When Is It Time to Stop Driving?

Figuring out when it’s time for a loved one to stop driving is one of the tougher challenges a family can face. Driving can give a person a great deal of independence, which is an increasingly precious commodity as we get older. While you don’t want to make your parents miserable by taking away their keys, you don’t want to see them get into a serious accident, either. But how do you know when it’s time to intervene?

 

 

Seniors and Safe Driving

When debris blows onto the road or someone makes an unexpected turn, the difference between a close call and a total disaster is often decided in less than two seconds. Age only makes our vision and reaction time worse, which is why 80-year-old drivers get into just as many accidents as 18-year-old drivers.

Fortunately, it’s easy to spot many of the signs that it’s time to quit driving. When a driver becomes easily distracted, has trouble maintaining the correct lane, has significantly impaired vision, tends to drive too fast or too slow, or starts hitting curbs frequently, these are warning signs that shouldn’t be ignored. If you don’t spend much time in the car with your loved one, the signs you’re looking for might be minor scrapes or dents appearing in the car or garage.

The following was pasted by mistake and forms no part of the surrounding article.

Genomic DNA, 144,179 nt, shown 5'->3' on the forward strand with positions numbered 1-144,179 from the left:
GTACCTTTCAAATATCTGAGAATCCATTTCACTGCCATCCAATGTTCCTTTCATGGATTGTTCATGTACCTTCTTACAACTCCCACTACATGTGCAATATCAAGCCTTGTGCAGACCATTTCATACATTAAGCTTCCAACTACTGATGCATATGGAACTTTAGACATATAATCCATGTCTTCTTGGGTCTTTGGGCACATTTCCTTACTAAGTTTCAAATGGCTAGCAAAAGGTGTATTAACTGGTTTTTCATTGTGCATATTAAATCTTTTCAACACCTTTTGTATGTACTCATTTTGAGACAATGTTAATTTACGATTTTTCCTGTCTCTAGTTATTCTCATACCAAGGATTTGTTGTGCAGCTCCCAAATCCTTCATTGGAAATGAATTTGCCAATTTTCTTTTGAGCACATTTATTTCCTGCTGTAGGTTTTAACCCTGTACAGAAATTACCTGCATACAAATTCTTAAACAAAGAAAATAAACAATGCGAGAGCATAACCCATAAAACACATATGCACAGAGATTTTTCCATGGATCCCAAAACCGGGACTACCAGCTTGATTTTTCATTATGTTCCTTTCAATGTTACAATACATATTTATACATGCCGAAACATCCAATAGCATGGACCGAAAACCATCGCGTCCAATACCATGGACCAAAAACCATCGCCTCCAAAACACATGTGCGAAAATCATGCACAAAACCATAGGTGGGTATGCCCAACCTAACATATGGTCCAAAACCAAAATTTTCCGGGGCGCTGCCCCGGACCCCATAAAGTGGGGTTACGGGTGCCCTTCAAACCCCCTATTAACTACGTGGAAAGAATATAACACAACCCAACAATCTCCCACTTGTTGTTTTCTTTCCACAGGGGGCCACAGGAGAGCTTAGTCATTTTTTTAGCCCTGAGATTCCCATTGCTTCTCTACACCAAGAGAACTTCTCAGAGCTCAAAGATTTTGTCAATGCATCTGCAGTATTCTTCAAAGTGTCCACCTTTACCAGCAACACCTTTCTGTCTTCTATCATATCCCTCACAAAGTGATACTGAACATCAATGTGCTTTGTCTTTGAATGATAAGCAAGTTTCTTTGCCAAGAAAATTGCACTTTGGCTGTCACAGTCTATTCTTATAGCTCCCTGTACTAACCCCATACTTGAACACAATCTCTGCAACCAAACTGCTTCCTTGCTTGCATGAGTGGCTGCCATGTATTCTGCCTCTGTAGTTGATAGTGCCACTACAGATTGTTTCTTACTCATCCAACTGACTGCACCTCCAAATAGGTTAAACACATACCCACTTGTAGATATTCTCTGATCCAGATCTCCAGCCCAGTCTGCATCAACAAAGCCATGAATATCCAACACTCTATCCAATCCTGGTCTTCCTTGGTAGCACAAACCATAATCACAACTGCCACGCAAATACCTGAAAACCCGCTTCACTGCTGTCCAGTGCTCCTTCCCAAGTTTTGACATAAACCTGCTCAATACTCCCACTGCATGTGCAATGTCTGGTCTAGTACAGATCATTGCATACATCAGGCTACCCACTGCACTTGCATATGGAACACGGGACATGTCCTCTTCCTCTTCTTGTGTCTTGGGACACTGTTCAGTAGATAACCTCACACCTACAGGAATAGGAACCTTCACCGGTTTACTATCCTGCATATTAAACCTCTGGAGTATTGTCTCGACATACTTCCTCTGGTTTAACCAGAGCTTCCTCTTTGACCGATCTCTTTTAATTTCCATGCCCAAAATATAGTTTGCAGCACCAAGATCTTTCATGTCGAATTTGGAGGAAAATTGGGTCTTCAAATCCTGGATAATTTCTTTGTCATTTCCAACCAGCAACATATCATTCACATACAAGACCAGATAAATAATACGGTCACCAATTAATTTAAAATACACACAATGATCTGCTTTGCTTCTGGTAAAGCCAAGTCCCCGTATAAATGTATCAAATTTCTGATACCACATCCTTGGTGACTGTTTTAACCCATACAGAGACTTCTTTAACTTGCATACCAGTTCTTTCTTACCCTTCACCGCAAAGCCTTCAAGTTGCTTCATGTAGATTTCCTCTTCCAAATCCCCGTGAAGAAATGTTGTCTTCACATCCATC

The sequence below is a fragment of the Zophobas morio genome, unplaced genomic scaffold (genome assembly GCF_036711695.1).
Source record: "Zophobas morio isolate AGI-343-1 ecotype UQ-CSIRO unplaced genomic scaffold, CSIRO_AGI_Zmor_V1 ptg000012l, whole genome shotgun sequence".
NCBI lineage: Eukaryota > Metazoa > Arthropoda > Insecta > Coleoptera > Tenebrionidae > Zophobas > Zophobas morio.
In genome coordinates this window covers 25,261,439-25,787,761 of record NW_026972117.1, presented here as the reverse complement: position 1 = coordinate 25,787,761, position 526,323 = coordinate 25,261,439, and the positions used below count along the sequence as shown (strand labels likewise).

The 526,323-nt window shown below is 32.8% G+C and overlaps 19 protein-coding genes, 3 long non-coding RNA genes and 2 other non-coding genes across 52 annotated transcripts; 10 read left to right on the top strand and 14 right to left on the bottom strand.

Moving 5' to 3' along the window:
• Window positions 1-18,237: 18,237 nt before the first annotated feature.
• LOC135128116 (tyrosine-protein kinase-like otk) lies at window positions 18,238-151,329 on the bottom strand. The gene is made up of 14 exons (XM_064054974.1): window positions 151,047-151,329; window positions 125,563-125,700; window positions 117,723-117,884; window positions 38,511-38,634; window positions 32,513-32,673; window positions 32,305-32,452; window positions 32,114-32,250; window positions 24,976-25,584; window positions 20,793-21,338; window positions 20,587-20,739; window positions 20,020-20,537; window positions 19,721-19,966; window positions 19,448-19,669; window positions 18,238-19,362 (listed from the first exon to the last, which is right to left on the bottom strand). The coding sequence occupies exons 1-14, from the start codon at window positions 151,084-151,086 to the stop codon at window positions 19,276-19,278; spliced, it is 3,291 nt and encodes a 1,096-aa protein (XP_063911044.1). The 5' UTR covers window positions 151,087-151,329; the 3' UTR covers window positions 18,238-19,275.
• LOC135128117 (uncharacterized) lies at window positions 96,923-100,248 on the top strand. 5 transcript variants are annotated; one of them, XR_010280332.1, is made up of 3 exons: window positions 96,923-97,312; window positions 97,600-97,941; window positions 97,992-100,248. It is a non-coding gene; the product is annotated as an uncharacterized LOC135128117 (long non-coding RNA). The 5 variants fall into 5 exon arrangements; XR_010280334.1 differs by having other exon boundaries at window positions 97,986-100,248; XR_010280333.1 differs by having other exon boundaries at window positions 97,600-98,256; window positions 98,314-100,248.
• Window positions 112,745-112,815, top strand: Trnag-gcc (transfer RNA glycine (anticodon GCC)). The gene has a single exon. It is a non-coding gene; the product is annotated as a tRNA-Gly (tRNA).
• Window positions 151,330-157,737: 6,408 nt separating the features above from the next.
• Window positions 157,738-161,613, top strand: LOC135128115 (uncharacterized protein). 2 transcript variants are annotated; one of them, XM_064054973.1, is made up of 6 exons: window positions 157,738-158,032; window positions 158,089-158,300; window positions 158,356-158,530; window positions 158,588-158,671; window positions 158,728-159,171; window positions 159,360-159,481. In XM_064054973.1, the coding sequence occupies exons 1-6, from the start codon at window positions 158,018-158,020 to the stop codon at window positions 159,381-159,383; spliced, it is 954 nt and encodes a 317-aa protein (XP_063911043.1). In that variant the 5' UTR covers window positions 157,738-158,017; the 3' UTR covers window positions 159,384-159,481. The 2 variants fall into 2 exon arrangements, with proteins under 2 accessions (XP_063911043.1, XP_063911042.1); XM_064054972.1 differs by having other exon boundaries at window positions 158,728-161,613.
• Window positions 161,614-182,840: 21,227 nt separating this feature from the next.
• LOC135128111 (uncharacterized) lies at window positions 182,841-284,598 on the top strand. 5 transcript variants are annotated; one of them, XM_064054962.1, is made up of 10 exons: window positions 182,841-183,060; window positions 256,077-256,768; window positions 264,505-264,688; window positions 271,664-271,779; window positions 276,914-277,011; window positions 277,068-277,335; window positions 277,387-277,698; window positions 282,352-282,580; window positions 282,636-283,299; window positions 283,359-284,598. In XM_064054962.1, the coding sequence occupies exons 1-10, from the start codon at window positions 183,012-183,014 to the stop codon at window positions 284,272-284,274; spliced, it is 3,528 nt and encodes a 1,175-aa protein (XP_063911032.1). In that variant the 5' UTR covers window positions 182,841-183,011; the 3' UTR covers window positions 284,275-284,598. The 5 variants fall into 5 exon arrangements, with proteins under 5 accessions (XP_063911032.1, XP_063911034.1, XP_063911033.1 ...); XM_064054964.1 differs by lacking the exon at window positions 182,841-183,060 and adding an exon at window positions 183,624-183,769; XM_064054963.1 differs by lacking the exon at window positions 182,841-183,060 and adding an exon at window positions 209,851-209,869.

Life after Driving

Giving up driving can lead to emotional, physical, and pragmatic concerns about how to get around. Seniors are already at-risk for isolation and depression, and making it more difficult to get around can only worsen outcomes. A 2006 study found seniors who had hung-up their keys were about five times more likely to end up in long-term care compared to those who were still driving.

And it’s easy to see why. Imagine you spontaneously want to catch a movie, or go out to dinner with a friend. If your only means of getting around is asking someone to drive you, or using scheduled transportation, then you’re probably out of luck. Nobody wants to feel like they’re imposing on their family or friends, especially not every time they want to go out on a whim.

For older drivers who are looking to stay off the road, popular apps like Lyft or Uber can help provide safe transportation on demand. And for a more permanent solution, in-home caregivers can address these issues on multiple fronts by providing both transportation and companionship. Either option is far better than needlessly endangering lives with risky driving.

What the Law Says

Most states don’t have laws that specifically require older drivers to undergo additional driving testing. Legal authorities are generally powerless to strip someone of their right to drive until they’ve actually done harm. What that means is that more often than not, families have to work out these issues for themselves. Telling someone it’s time to hang-up their keys is a tough topic to broach, but ignoring the signs it’s time to quit is a mistake many people don’t live to regret.